The Earl's Palace at Tsilvor, Estalia

Tsilvor is the county town of South Poggit, and a major fishing port. On a promontory overlooking the sea and the mouth of the River Swill, just above the town, is the fortified palace of the Earl of Poggit. It was built around the year 1600 to a design by a Scottish architect called McTavish (we know nothing else about him), and except for furnishings has changed very little since then.

Description. The building is in the style of a typical Scottish hall castle of the period, with a round protective tower and a simple long building with the principal rooms set out in a linear fashion. Another tower block at the north end contains the Earl's private quarters. There is a 'barmkin' or enclosed courtyard around the precinct which used to contain service buildings (bakery, stable, brewhouse, etc.), which were torn down in the 1760's to make a formal garden -- all the ancillary buildings are now located in a depression below the castle to the east. One noted feature of the barmkin wall is its wooden hoarding, or roofed fighting gallery, at parapet level. There is only one entrance to the castle, a simple gateway with two doors (the outer made of iron), into a defended barbican that contains the guardrooms.

Great Hall range. Above the gate is a mural wall passage containing gunloops. Another guard tower is sited at the north end, from which the hoarding is accessed. Then there is the most prominent feature of the building, the great round tower, which is six stories tall with a conical roof; it housed both the servants and the garrison. The floor levels differ from those of the rest of the structure, the rooms being generally lower, so there is a separate spiral staircase serving it. At basement level, slightly below the courtyard, is a series of four vaulted cellars, entered from the kitchen and from the barmkin. There is only one entry to the main range, and it is surprising that additional ones were never inserted later -- this is from the barbican, not from the barmkin/garden! It leads into an anteroom that inelegantly serves not only the great hall, but the kitchen, cellars, and garrison tower. In the 18th Century, a very pompous and officious chamberlain named Sallyfield, according to local history, held court in this room all his waking hours for something like 55 years. A garderobe (privy) in the north face of the tower next to its stair is provided in the same location on every floor, an unusually considerate gesture for the times. The kitchen is provided with a huge open fireplace -- in fact is entered via the fireplace -- and a well, also separate stairs up to a servery area in the great hall. It is not really a fireplace but rather a great vent under which various cooking ranges and braziers were located. Otherwise, the great hall is entered by a stone-flagged passage after a half-flight of stairs (another turnpike stair, which serves the upper floors of the southern portion of the range). Beyond the great hall is the solar, or withdrawing room, both with large fireplaces. And the solar has its own private stairs leading to the private quarters, and more privies. These rooms are very poorly lit with windows, and again it is surprising no improvements were ever made.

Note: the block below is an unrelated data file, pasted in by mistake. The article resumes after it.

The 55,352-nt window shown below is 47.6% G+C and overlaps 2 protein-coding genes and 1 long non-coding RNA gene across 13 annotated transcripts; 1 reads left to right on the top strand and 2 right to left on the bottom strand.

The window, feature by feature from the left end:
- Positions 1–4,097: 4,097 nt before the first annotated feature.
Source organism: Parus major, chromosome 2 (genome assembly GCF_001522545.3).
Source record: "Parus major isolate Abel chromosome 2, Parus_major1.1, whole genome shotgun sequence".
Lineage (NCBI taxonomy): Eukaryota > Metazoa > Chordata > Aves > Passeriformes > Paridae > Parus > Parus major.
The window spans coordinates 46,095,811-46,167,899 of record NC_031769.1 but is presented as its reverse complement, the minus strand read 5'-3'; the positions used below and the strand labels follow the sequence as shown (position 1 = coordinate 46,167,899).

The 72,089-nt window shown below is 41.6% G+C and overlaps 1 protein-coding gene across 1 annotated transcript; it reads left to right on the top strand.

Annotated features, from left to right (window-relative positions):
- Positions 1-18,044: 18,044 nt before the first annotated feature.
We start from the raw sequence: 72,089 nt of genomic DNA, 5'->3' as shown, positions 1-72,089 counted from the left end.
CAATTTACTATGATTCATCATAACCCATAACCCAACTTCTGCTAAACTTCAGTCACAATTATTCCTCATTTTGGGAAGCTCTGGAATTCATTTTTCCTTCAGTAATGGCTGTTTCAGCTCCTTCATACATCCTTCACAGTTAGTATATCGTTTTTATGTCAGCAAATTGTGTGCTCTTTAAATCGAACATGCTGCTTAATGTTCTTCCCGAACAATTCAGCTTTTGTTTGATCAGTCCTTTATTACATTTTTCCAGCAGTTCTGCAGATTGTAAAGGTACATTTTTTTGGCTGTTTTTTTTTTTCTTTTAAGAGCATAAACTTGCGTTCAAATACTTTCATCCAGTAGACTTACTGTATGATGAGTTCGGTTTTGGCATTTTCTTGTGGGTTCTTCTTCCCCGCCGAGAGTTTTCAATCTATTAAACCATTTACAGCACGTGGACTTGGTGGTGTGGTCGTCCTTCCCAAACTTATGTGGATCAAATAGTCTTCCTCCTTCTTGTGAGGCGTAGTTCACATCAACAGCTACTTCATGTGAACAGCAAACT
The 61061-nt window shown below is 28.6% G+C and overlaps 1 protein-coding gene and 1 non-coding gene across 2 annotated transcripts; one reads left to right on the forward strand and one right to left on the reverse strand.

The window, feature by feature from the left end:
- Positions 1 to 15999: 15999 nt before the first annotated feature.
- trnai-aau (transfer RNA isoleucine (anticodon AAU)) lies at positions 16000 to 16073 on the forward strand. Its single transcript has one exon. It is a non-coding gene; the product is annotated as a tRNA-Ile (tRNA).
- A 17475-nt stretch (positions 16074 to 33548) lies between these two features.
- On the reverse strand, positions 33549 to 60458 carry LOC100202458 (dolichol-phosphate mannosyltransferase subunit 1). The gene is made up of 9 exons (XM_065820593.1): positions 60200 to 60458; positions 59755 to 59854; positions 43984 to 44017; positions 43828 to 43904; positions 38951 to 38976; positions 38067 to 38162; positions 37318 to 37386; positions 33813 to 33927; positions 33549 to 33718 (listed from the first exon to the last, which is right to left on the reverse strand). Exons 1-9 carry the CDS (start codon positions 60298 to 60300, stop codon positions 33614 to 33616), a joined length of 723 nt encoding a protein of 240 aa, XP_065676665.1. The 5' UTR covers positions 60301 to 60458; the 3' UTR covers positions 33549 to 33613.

Upper Levels. Above the sunken vaulted armory in the tower, there are two very low circular rooms that housed the menial male and female servants (at least the household ones -- the rest would have lived in the barmkin). The so-called Parlor was a servants' hall; there are two large and one small bedrooms over the kitchen and part of the great hall -- presumably for the upper servants. Over the solar and northern part of the great hall are the earl's drawing room and library. These rooms are better lighted than those below, and are well-fitted-out in 18th-Century decor. The third floor contains milady's sitting room and bedroom or nursery in the northern part and two guest, or family, rooms in the southern. Here also is the chapel, with the priest's room in the tower. The chapel, dedicated to the goddess Lott, was redecorated in a most hideous and barbaric style in Victorian times. At the next story, the range is roofed (there is a dusty and unlit attic under the roof beams) except for the tower ranges. The northern tower range contains the Earl's private suite, the southern the garrison.